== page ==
And when they say feel the pain, boy, do they ever mean it. Literally. The Obama Administration wants to clamp down hard on the inordinate amount of narcotics being prescribed to a nation of slobbering junkies. They want doctors to undergo special training in order to weed out the addicts from the bona fide legal sufferers. And guess who would provide this special training to the clueless doctors who have already gone through three years of medical school and another three to five years of internship, residency and postgraduate training? Why, the drug companies, of course! The very pharmaceutical companies which manufacture the pills will be trusted to tell doctors how to prescribe less and vet their patients with a vengeance. They would also be forced to bear the costs of the pain meds classes. I can just envision the outcome. Profits are at stake here, people! Watch out for a merry-go-round of lobbyists and sudden influxes of political contributions from drugmakers to the lawmakers in charge of this noble effort. Watch out, too, for a chilling effect on doctors trying to alleviate the pain of the suffering. Big Brother DEA will be watching them more closely than ever and monitoring every controlled substances form in triplicate. Watch out for people in pain being turned away, in droves.
Pain medication is actually being underprescribed by most American physicians, according to a slew of surveys. Doctors are already afraid enough of being investigated by the DEA. (The only sure way to score a Vicodin prescription, according to one unnamed doctor I know, is to be a police officer with an on-the-job injury. Then your health care provider is safe from scrutiny.)
Meanwhile, the Administration is "absolutely committed to legislation that will make prescriber education mandatory,” R. Gil Kerlikowske, the Obama Drug Czar, announced. He said the White House will push hard for the legislation, and that he has already approached members of congress to discuss and craft it. He wants it done by the end of the year. Among the drugs to be more strictly monitored are OxyContin (long-acting oxycodone), fentanyl and methadone.
"They are considered critical to pain treatment. But they also have been associated in recent years with a national epidemic of prescription drug abuse and addiction, as well as thousands of overdose-related deaths," according to The New York Times. "The F.D.A. has long argued that only Congress has the authority to mandate physician training as a condition of prescribing narcotics, because the legal distribution of the drugs is regulated by the Controlled Substances Act of 1970 and the licensing of doctors to prescribe them is overseen by the D.E.A., not the F.D.A."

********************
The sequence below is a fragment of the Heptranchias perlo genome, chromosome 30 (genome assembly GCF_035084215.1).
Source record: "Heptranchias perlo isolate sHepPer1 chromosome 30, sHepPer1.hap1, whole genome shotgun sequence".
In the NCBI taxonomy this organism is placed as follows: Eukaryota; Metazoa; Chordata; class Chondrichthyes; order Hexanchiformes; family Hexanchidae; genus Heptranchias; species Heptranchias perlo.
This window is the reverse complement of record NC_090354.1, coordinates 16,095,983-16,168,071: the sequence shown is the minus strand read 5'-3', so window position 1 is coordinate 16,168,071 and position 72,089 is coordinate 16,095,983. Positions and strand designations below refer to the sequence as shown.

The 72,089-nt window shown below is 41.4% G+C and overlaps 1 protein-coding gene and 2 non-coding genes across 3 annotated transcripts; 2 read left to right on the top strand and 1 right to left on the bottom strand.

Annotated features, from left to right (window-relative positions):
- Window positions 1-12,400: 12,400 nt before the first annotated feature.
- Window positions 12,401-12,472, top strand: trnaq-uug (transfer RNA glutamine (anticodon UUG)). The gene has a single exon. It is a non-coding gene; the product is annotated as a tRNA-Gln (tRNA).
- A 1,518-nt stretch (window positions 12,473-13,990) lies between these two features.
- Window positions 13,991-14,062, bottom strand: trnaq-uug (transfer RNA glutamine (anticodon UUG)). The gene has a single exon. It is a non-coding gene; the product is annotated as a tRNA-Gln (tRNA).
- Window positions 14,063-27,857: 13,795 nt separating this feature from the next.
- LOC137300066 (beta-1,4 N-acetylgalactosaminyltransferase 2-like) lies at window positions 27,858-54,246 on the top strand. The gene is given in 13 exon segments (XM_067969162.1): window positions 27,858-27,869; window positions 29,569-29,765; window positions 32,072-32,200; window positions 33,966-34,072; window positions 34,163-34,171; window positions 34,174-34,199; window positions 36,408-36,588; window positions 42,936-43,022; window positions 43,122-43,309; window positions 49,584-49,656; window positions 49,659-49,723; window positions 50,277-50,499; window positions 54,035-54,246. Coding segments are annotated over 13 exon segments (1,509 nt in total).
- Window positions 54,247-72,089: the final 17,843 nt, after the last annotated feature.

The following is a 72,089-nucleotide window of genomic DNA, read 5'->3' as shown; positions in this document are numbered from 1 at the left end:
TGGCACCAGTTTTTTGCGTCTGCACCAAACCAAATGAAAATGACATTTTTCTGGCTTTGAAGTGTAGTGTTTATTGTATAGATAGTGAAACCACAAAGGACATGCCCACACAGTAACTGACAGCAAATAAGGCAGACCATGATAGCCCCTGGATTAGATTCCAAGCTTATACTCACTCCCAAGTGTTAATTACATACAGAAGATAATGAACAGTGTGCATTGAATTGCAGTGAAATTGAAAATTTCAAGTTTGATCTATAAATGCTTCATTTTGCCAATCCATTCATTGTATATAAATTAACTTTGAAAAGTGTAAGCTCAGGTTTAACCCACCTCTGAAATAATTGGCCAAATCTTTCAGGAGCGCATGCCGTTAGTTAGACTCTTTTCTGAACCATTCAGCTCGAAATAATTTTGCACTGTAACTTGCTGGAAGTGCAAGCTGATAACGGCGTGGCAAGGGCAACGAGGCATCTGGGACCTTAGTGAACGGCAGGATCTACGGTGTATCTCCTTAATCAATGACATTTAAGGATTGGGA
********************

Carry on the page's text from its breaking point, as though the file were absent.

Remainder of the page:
Kerlikowske, former Seattle Police Chief, is the same guy who got rid of the "War on Drugs" slogan, but he continues to do battle against marijuana legalization. He's the same guy who threatened to sue the State of California if it legalized weed. He loves Nancy Reagan's "Just Say NO" anti-drugs campaign, and thinks it worked. He also has a pretty poor civil liberties reputation. In March 2007, the NAACP called for his resignation, stemming from his alleged cover-up of a police brutality incident against a drug dealer. The case was referred to the FBI and the Justice Department, which found no evidence of corruption against Kerlikowske or the Seattle P.D, despite video footage of the incident. Kerlikowske is a graduate of the FBI Academy's executive program.
Kerlikowske, who also has a masters degree in criminal justice, thinks our doctors just didn't get enough training about addiction and pain management in medical school. So, his solution is to legislate the drug companies -- the altruistic drug companies which have only the best interests of the populace at heart and work hard to keep the prices of its United States drugs the highest in the world, and blackmailed the President into backing off drug price negotiations in health insurance reform in exchange for their cooperation - into teaching doctors who already have more education than their overpaid CEOs could ever hope to attain.
Sure, there's a drug problem in this country. People often self-medicate because they have no health insurance, they're miserable due to joblessness, or they are in psychic pain for any number of reasons. And the way we have of dealing with it is ass backwards. We don't treat addicts -- we jail them. Only the rich and insured go to rehab. Insurance companies are stingy about covering it. The government's solution is to make both the addicts and the sick suffer needlessly and crack down on doctors instead of cracking down on illegal drug labs and internet sales and the constant barrage of TV commercials actually urging us to pop a pill for any condition, real or imagined. How sick is that?
|Take Two Aspirin and Don't Call Me in the Morning|